A cutaway 12-ga. pump shotgun – see how it works

While most of us who’ve hunted are familiar with a pump shotgun, not many (myself included) have ever seen the innards of the gun or know much about exactly what goes on when the slide is racked. I stumbled onto this video and really enjoyed seeing, on a cutaway gun, precisely what happens when it’s pumped. The presenter, gunsmith Hunter Roosevelt, actually cuts away parts of a Winchester Model 12 pump and proceeds to walk the viewer through what’s going on when the slide is racked.

The one really sore point that comes to mind whenever I read or see the term “pump shotgun” is the iconic sound that racking the slide makes. If a pump shotgun appears in a movie (and they’re everywhere in action movies), you can bet your bottom dollar that you’ll hear that iconic sound. The problem is, in most cases, the shotgun was probably carried at the ready or even pointed at someone as if ready to shoot – but then the slide is racked. And since no round was ejected, that points out that the gun was empty before racking the slide. So, our hero (or villain) was parading around making threatening or menacing moves, all the while sporting a shotgun with an empty chamber – hardly a smart move. But no matter, it’s all for effect anyway. Gotta hear that dreaded “CHK-CHK” sound to show that someone is in deep trouble.

Mr. Roosevelt gives us a brief history of the Model 12 and then proceeds to disassemble it before milling away metal to yield a cutaway of a real, honest-to-goodness, pump shotgun. ENJOY!

 

And here’s a final bit of interest. All gun nuts eventually learn what specifications refer to when discussing pistol or rifle ammunition (calibers, millimeters, grains, etc.), but how many of us know where the “gauge” measurement used for shotguns came from? I didn’t.

Gauge is determined from the weight of a solid sphere of lead that will fit the bore of the firearm and is expressed as a fraction of a pound. Thus, a 12 gauge identifies a bore that is designed to fire a ball that weighs 1/12 of a pound. And this was derived from the measurement of cannon, which were also measured by the weight of their iron round shot; an 8 pounder would fire an 8 lb. spherical cast iron ball.

Like the old saying goes, we learn something new every day. I hope that this little post was your “something new” for today, I know it was for me.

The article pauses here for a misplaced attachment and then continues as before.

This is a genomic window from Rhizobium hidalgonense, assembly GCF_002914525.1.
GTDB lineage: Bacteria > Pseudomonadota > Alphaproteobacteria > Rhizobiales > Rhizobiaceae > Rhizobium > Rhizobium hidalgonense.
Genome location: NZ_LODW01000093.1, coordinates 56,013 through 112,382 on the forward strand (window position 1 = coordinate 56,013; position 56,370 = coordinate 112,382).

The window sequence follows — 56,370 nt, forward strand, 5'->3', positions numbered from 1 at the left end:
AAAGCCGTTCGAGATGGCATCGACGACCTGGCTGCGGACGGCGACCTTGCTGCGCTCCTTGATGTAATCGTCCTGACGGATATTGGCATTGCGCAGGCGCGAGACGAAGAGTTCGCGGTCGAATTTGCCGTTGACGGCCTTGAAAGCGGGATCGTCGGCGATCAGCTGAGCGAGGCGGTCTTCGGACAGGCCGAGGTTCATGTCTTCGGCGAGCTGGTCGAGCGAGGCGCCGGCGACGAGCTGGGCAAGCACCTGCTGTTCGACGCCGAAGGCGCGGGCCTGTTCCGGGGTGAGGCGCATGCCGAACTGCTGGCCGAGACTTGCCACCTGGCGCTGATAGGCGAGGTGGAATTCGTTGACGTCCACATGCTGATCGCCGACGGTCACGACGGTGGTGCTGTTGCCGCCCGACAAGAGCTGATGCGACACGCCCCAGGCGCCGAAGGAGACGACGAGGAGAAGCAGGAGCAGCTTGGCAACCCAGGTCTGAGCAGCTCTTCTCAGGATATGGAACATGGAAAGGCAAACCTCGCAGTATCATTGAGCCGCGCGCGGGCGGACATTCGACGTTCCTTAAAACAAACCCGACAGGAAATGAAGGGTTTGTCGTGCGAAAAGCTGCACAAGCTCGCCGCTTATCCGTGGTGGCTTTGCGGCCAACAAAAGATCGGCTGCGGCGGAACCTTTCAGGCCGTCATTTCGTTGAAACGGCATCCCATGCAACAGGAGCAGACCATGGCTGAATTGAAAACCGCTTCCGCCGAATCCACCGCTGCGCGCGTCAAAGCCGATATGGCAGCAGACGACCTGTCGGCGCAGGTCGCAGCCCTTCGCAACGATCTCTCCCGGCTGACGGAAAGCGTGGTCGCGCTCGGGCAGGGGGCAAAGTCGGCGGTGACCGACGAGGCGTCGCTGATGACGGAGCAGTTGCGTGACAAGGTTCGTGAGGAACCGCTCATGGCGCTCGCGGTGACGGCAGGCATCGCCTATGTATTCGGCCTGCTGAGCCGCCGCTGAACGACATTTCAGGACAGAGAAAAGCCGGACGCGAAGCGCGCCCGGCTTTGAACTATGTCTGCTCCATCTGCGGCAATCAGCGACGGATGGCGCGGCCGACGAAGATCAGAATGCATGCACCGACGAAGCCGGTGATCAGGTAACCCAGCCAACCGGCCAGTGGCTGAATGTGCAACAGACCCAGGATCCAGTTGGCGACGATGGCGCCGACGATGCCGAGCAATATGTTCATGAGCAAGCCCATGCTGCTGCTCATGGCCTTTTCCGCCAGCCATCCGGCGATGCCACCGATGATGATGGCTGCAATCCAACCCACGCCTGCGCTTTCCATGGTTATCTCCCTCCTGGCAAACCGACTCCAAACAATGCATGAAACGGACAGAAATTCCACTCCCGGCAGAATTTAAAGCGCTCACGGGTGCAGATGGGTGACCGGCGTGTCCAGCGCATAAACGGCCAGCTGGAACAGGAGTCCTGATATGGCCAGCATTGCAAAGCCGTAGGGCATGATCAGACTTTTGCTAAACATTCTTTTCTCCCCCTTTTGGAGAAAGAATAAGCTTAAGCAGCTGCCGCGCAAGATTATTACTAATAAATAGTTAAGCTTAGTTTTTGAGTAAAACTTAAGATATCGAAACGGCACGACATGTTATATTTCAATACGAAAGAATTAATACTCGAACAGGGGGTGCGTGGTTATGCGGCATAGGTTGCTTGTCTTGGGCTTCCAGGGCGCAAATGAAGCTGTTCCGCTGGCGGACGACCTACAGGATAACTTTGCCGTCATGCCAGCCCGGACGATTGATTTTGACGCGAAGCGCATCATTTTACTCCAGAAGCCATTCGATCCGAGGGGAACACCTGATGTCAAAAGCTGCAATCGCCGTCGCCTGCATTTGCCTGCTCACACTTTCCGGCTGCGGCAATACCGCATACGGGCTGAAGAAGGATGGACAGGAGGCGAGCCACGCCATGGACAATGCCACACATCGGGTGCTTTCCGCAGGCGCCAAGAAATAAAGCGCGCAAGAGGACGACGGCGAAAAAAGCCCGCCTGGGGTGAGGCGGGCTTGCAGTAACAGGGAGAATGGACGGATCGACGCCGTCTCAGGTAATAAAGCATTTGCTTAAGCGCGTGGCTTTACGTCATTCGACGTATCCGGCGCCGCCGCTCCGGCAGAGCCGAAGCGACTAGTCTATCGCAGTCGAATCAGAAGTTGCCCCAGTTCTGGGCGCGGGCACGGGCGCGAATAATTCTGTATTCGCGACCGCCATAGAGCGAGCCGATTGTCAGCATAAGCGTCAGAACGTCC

Garnet92

 

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7 Responses to A cutaway 12-ga. pump shotgun – see how it works

  1. captbogus2 says:

    Okay so I am still confused by the .41 0 shotgun.
    I was told it was the caliber but then the .410 shoots the .45 Long Colt.
    Can you clarify this point?

    • Garnet92 says:

      Sorry capt., I plumb forgot about the .410. Actually, the .410 isn’t a gauge at all, it’s the diameter of the bore – .410 inches. If it were described as a gauge, it would be a 67-68 gauge. As far as the .45 Colt goes, a handgun chambered for the .45 Colt will accept a .410 shot shell although the shot shell is much longer. There are a few, Thompson Contender, for example that can shoot either.

  2. Uriel says:

    Thanks Garnet. I am gun dummy so it helps.

    • Garnet92 says:

      You’re not alone Uriel. As I said, I didn’t know exactly what constituted a “gauge” either. I thought that the little bit of information on why shotguns were identified as being of a certain gauge and how that was determined would be of interest to our readers. And I learned too.

      That’s something that I learned a long time ago. In my business, I did a lot of training and in doing preparation for a new class or a white paper, I found that I learned a lot, just as a byproduct of verifying that what I wrote or taught was true and accurate.

  3. 219rad says:

    Thanks Garnet – That video will keep me from slicing and dicing my Remington 870 magnum 12 gauge. I also didn’t know how they came by the gauge measurement.

    I think I look much smarter now.

  4. Hardnox says:

    Interesting! I learned about the gauge thing long ago after visiting the NRA National Firearms Museum way back when it was located in DC on Rhode Island Ave.. Haven’t been to the new one yet now located in Fairfax Virginia. I understand it is spectacular. It’s on my bucket list.